The Flawed Logic of Trump's Executive Order

How Not to Fight Terrorism

U.S. President Donald Trump signs an executive order imposing a four-month travel ban on refugees entering the United States and a 90-day hold on travelers from Syria, Iran and five other Muslim-majority countries at the Pentagon in Washington, January 2017. Carlos Barria / REUTERS

Over the weekend, U.S. President Donald Trump issued an executive order freezing entry into the United States for citizens from seven countries for 120 days. The action led to protests at airports in New York, Washington, D.C., and other cities, where refugees—including legal permanent residents—were detained. Later that day, a federal judge came to the aid of many of those trapped by issuing a ruling that blocked some of Trump’s actions.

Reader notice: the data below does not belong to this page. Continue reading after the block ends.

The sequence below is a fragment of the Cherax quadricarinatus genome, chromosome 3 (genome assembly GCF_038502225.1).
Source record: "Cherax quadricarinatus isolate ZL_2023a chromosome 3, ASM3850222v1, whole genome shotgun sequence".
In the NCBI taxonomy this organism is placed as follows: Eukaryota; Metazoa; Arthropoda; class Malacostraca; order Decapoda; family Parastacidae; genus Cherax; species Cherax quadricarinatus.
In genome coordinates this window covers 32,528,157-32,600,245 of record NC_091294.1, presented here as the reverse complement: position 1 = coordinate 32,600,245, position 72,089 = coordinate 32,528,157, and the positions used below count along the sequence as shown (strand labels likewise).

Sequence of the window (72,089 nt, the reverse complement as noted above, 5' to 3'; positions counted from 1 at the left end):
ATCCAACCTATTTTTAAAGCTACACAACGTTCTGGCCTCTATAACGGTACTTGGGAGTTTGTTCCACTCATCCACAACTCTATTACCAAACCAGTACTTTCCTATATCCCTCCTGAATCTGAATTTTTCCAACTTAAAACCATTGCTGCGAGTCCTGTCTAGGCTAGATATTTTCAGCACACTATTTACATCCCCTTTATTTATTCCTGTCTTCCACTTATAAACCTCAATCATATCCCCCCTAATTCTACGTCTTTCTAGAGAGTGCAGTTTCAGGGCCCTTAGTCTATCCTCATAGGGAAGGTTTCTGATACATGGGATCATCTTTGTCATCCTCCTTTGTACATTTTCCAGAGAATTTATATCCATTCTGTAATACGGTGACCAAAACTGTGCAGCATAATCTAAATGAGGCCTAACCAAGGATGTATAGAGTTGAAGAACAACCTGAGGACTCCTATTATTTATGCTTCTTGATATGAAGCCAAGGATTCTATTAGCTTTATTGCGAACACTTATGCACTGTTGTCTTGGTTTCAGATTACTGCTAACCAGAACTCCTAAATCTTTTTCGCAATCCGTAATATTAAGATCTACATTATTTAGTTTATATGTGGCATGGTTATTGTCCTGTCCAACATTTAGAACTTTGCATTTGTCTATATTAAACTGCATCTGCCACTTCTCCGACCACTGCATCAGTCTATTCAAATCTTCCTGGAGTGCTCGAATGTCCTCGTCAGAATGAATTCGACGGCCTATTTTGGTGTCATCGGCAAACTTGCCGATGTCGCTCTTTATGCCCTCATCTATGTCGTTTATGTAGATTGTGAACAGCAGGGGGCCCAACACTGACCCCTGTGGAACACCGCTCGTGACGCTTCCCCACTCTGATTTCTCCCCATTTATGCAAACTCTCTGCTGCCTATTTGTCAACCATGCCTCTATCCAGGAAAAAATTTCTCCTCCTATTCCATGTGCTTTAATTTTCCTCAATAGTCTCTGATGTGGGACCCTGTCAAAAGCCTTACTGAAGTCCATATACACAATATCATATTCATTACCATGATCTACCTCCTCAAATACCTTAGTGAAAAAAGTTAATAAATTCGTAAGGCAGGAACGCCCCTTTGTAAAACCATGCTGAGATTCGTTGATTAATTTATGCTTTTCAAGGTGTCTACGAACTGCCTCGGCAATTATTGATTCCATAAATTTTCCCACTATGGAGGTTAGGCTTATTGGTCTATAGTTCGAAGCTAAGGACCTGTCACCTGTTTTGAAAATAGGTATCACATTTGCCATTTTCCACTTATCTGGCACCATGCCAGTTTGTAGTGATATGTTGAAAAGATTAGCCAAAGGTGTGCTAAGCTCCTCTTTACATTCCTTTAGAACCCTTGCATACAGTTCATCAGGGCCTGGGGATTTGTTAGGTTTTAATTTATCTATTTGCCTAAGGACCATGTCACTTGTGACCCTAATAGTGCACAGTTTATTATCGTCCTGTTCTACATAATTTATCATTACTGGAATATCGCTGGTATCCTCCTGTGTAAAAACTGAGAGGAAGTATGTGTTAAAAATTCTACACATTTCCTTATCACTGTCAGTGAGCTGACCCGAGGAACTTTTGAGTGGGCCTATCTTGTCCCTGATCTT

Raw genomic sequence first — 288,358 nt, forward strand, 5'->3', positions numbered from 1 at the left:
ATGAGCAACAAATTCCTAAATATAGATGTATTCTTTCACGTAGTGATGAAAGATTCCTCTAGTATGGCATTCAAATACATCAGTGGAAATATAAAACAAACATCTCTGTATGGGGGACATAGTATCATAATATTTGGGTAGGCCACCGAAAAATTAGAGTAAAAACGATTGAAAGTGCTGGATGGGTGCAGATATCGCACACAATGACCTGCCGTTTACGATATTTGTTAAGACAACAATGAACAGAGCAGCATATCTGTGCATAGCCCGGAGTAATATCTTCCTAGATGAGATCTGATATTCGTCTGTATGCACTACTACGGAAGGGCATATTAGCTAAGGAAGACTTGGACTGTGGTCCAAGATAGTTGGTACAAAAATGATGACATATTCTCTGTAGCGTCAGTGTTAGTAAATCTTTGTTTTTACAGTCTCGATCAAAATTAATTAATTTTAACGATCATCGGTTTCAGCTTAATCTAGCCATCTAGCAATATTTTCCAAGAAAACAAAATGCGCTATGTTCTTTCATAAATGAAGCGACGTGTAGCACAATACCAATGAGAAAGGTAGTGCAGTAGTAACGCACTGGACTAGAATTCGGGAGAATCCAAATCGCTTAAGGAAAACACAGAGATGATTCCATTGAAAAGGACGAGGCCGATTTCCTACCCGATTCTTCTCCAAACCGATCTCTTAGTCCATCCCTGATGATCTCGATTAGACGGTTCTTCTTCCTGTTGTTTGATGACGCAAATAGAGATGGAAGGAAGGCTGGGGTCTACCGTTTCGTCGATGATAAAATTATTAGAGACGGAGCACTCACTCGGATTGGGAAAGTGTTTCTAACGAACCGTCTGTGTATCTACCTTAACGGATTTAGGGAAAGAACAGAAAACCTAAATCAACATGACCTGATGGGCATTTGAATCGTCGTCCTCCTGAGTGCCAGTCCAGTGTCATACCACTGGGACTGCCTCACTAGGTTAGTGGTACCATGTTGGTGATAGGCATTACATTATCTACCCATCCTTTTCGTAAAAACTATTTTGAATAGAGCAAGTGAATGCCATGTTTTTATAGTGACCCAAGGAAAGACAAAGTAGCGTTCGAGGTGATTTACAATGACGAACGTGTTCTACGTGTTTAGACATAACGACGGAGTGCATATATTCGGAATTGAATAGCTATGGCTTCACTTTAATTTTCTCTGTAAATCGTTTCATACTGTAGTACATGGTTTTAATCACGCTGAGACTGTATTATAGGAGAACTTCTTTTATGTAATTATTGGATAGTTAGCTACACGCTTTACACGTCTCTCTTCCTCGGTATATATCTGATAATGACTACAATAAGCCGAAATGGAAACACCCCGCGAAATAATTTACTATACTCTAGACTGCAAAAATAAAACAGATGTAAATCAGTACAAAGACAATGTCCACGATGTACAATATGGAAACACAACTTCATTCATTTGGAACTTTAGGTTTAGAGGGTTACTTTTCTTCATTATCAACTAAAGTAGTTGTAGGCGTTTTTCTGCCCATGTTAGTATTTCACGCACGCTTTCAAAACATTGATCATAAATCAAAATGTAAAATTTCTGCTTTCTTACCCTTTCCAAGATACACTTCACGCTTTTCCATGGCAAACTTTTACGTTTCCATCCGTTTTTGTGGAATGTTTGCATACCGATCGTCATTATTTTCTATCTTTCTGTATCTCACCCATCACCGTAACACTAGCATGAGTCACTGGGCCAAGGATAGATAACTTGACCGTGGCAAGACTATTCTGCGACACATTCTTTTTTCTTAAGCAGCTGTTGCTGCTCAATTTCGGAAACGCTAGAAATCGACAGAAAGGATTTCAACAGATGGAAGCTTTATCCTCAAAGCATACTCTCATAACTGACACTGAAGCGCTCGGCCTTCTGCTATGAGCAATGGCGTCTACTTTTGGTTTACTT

Politicians on both sides of the political divide have criticized the order as haphazardly implemented and chaos-inducing. And, indeed, poor execution on immigration reforms does put the United States very much at risk, especially its soldiers and citizens abroad. Its execution aside, the logic of the president’s action was also flawed. The idea that keeping refugees and Muslim visitors out of the United States will decrease terrorist attacks ignores how many such attacks—here

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